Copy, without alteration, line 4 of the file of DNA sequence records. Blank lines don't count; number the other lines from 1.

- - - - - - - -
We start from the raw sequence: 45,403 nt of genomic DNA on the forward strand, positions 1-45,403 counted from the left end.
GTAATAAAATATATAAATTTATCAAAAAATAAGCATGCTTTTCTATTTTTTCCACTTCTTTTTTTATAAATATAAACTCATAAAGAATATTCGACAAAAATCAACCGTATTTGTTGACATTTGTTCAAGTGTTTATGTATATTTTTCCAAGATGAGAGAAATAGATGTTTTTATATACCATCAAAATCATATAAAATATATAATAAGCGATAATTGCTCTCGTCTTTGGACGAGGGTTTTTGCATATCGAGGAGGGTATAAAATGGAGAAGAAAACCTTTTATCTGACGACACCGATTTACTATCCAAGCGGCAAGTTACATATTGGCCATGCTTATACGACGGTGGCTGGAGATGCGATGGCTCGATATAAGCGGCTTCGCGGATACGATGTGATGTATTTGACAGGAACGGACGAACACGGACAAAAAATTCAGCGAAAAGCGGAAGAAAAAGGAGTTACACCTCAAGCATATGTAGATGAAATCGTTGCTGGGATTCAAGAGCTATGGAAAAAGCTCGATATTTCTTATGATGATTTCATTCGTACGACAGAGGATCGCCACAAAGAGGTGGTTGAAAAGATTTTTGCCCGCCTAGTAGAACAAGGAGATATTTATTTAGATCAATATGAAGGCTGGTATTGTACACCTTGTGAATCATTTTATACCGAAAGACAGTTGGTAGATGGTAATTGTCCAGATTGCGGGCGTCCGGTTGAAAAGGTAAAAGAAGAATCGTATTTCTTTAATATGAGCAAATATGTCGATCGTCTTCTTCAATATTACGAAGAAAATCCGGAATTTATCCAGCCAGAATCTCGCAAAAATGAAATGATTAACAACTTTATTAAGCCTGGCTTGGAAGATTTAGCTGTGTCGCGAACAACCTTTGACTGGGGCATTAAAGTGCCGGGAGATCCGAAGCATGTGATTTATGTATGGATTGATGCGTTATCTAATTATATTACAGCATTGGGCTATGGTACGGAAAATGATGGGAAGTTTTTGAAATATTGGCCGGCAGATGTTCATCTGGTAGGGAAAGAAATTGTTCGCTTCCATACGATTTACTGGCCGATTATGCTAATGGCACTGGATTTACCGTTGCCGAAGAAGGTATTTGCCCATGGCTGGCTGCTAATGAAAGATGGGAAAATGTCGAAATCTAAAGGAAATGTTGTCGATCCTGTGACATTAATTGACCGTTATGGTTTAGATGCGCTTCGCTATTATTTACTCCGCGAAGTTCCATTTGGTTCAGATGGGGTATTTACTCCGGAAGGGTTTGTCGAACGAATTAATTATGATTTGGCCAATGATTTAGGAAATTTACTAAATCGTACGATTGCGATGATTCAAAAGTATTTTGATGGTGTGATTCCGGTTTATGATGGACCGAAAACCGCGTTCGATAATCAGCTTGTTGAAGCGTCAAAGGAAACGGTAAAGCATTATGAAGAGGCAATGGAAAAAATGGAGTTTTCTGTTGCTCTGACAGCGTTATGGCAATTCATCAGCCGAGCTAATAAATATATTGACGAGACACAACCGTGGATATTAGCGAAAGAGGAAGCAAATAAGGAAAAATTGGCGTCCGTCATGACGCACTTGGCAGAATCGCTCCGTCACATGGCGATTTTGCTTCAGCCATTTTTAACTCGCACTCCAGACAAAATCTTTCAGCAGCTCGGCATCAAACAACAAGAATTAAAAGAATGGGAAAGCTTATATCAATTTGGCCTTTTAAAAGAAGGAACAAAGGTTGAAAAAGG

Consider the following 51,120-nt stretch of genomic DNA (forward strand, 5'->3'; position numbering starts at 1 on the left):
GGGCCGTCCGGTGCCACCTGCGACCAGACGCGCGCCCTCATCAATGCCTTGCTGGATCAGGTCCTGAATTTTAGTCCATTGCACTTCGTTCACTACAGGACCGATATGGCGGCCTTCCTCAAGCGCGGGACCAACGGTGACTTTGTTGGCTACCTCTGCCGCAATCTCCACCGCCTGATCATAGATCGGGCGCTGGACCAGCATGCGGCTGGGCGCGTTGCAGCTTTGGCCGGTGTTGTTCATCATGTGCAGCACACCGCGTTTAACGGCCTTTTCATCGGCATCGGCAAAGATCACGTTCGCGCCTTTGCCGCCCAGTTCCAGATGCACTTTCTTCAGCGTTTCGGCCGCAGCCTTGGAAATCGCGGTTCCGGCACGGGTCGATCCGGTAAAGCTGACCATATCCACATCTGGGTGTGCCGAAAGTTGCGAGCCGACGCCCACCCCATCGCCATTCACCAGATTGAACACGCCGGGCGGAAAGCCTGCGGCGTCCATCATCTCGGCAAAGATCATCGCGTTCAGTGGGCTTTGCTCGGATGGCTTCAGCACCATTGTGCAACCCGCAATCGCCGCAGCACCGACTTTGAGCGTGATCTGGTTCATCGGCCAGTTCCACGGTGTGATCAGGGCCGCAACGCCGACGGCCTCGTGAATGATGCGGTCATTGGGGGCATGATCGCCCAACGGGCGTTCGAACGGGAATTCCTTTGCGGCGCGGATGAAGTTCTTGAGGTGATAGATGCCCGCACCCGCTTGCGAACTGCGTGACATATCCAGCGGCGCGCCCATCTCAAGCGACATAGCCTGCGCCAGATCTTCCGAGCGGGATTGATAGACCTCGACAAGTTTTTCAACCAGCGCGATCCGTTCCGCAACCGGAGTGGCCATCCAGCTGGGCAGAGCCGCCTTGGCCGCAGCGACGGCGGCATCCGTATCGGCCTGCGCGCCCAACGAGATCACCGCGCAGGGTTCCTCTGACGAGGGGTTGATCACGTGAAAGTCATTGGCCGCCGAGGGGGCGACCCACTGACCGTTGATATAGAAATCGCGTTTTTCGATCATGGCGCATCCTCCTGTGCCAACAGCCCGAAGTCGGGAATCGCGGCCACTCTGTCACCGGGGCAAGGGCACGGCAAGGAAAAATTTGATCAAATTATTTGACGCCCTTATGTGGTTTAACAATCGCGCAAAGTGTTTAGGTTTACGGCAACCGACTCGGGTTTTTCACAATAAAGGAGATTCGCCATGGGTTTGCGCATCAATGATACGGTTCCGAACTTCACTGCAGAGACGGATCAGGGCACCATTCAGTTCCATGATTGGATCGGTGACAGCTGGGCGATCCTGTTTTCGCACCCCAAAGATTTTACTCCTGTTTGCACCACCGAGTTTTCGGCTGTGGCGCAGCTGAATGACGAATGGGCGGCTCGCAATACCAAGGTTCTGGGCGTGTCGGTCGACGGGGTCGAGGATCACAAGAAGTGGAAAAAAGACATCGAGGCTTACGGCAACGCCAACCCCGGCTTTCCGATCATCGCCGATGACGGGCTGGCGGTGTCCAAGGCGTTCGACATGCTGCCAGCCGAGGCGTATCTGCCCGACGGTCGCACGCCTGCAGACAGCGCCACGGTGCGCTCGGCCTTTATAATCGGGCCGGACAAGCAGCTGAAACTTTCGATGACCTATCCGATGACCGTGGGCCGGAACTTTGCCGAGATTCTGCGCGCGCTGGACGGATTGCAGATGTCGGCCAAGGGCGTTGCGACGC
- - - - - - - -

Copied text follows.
GGGCCGTCCGGTGCCACCTGCGACCAGACGCGCGCCCTCATCAATGCCTTGCTGGATCAGGTCCTGAATTTTAGTCCATTGCACTTCGTTCACTACAGGACCGATATGGCGGCCTTCCTCAAGCGCGGGACCAACGGTGACTTTGTTGGCTACCTCTGCCGCAATCTCCACCGCCTGATCATAGATCGGGCGCTGGACCAGCATGCGGCTGGGCGCGTTGCAGCTTTGGCCGGTGTTGTTCATCATGTGCAGCACACCGCGTTTAACGGCCTTTTCATCGGCATCGGCAAAGATCACGTTCGCGCCTTTGCCGCCCAGTTCCAGATGCACTTTCTTCAGCGTTTCGGCCGCAGCCTTGGAAATCGCGGTTCCGGCACGGGTCGATCCGGTAAAGCTGACCATATCCACATCTGGGTGTGCCGAAAGTTGCGAGCCGACGCCCACCCCATCGCCATTCACCAGATTGAACACGCCGGGCGGAAAGCCTGCGGCGTCCATCATCTCGGCAAAGATCATCGCGTTCAGTGGGCTTTGCTCGGATGGCTTCAGCACCATTGTGCAACCCGCAATCGCCGCAGCACCGACTTTGAGCGTGATCTGGTTCATCGGCCAGTTCCACGGTGTGATCAGGGCCGCAACGCCGACGGCCTCGTGAATGATGCGGTCATTGGGGGCATGATCGCCCAACGGGCGTTCGAACGGGAATTCCTTTGCGGCGCGGATGAAGTTCTTGAGGTGATAGATGCCCGCACCCGCTTGCGAACTGCGTGACATATCCAGCGGCGCGCCCATCTCAAGCGACATAGCCTGCGCCAGATCTTCCGAGCGGGATTGATAGACCTCGACAAGTTTTTCAACCAGCGCGATCCGTTCCGCAACCGGAGTGGCCATCCAGCTGGGCAGAGCCGCCTTGGCCGCAGCGACGGCGGCATCCGTATCGGCCTGCGCGCCCAACGAGATCACCGCGCAGGGTTCCTCTGACGAGGGGTTGATCACGTGAAAGTCATTGGCCGCCGAGGGGGCGACCCACTGACCGTTGATATAGAAATCGCGTTTTTCGATCATGGCGCATCCTCCTGTGCCAACAGCCCGAAGTCGGGAATCGCGGCCACTCTGTCACCGGGGCAAGGGCACGGCAAGGAAAAATTTGATCAAATTATTTGACGCCCTTATGTGGTTTAACAATCGCGCAAAGTGTTTAGGTTTACGGCAACCGACTCGGGTTTTTCACAATAAAGGAGATTCGCCATGGGTTTGCGCATCAATGATACGGTTCCGAACTTCACTGCAGAGACGGATCAGGGCACCATTCAGTTCCATGATTGGATCGGTGACAGCTGGGCGATCCTGTTTTCGCACCCCAAAGATTTTACTCCTGTTTGCACCACCGAGTTTTCGGCTGTGGCGCAGCTGAATGACGAATGGGCGGCTCGCAATACCAAGGTTCTGGGCGTGTCGGTCGACGGGGTCGAGGATCACAAGAAGTGGAAAAAAGACATCGAGGCTTACGGCAACGCCAACCCCGGCTTTCCGATCATCGCCGATGACGGGCTGGCGGTGTCCAAGGCGTTCGACATGCTGCCAGCCGAGGCGTATCTGCCCGACGGTCGCACGCCTGCAGACAGCGCCACGGTGCGCTCGGCCTTTATAATCGGGCCGGACAAGCAGCTGAAACTTTCGATGACCTATCCGATGACCGTGGGCCGGAACTTTGCCGAGATTCTGCGCGCGCTGGACGGATTGCAGATGTCGGCCAAGGGCGTTGCGACGC